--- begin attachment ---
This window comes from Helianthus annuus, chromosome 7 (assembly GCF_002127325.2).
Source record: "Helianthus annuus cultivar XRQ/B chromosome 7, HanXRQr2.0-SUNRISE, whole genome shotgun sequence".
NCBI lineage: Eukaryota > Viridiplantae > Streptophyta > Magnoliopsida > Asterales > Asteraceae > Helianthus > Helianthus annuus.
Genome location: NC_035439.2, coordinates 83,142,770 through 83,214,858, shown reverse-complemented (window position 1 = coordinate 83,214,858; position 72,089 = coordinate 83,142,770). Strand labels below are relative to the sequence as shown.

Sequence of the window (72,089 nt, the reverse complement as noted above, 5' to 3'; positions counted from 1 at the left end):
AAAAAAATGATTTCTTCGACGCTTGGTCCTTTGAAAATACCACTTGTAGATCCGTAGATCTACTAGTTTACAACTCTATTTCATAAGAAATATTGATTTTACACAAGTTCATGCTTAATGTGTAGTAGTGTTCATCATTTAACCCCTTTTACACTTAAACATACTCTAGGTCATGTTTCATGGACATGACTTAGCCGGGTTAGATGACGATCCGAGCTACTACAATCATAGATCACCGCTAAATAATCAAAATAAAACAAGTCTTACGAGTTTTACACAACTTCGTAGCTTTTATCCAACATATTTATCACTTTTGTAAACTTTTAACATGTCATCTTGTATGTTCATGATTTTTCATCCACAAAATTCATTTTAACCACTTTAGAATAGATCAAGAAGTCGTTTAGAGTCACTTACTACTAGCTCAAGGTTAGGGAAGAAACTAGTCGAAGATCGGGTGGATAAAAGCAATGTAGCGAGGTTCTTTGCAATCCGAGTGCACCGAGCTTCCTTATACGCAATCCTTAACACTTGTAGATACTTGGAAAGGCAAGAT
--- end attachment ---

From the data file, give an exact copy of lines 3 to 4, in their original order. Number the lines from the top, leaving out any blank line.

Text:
NCBI lineage: Eukaryota > Viridiplantae > Streptophyta > Magnoliopsida > Asterales > Asteraceae > Helianthus > Helianthus annuus.
Genome location: NC_035439.2, coordinates 83,142,770 through 83,214,858, shown reverse-complemented (window position 1 = coordinate 83,214,858; position 72,089 = coordinate 83,142,770). Strand labels below are relative to the sequence as shown.